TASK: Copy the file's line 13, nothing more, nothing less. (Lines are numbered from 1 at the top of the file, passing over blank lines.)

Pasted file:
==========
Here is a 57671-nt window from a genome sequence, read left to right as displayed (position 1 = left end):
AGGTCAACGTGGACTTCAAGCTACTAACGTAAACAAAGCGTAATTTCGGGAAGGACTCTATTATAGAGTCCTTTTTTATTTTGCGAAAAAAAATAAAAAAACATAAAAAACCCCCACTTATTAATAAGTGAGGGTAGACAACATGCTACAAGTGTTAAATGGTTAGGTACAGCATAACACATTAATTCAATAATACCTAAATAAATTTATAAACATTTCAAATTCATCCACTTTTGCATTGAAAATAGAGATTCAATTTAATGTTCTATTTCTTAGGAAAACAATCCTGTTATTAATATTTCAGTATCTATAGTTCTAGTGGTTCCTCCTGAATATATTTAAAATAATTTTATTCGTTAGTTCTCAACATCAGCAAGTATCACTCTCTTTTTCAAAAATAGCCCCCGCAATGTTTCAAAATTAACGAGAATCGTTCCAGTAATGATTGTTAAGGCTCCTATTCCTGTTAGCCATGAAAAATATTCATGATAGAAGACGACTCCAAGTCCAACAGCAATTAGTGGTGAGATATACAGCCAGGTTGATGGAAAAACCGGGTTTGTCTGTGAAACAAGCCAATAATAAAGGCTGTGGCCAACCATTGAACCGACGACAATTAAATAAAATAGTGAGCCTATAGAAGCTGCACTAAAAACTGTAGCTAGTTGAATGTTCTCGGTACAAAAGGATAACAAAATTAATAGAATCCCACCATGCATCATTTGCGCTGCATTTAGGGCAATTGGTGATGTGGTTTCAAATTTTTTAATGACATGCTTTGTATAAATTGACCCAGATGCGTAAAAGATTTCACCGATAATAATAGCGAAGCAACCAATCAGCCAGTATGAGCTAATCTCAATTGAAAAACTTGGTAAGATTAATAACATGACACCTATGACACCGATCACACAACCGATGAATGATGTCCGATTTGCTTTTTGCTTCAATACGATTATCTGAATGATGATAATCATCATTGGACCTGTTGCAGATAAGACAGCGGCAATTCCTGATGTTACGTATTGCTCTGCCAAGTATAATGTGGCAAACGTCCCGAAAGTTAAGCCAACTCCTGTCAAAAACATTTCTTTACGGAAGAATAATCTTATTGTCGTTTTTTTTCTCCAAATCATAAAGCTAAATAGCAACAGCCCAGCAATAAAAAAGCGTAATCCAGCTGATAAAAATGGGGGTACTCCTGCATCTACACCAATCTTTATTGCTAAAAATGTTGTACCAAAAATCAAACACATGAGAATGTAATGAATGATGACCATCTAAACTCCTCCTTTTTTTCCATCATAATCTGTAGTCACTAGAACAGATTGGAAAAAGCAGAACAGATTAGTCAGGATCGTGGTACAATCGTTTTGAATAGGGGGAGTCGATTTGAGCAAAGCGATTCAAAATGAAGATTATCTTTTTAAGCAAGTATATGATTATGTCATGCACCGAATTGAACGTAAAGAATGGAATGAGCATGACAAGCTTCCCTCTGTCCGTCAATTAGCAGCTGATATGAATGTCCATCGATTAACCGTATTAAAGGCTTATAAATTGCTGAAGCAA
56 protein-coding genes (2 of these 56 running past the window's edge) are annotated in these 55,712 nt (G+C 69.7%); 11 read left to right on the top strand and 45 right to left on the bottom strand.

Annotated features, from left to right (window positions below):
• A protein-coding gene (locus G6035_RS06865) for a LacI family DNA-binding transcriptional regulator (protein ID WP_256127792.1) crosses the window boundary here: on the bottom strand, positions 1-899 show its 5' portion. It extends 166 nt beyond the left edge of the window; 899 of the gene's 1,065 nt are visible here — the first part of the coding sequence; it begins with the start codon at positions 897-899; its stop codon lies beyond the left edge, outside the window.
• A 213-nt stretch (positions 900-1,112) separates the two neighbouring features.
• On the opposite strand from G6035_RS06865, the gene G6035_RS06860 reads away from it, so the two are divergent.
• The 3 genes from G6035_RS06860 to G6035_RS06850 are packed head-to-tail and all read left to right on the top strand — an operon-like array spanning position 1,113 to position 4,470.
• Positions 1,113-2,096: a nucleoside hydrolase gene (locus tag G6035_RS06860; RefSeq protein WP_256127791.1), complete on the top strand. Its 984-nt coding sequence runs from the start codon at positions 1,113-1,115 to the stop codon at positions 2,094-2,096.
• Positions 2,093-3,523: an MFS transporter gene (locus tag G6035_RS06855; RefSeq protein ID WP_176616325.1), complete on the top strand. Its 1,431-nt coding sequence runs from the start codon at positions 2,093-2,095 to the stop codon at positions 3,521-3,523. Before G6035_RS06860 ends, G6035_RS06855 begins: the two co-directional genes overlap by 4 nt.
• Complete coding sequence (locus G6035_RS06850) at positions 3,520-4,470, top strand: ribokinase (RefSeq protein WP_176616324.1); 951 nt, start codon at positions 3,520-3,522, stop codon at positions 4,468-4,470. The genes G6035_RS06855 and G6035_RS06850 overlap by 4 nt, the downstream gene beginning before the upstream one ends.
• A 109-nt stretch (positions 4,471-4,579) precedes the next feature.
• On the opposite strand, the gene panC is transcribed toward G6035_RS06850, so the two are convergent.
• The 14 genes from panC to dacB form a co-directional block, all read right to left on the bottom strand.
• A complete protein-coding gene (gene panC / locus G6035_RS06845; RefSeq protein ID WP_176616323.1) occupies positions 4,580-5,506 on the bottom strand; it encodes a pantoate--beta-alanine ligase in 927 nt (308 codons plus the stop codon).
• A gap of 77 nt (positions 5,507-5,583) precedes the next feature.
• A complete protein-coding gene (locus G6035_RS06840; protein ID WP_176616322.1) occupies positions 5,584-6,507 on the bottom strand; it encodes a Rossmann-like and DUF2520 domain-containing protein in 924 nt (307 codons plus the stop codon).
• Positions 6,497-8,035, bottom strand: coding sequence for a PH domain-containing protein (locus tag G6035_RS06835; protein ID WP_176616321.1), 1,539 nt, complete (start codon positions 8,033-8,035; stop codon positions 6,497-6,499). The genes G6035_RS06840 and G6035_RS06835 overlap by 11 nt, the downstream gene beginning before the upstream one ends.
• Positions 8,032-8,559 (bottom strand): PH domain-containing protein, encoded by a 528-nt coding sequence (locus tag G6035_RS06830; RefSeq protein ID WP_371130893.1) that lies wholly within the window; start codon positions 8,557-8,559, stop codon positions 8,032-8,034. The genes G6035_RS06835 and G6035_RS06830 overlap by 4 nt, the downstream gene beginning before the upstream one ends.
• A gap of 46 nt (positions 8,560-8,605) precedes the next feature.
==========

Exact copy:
• On the opposite strand, the gene panC is transcribed toward G6035_RS06850, so the two are convergent.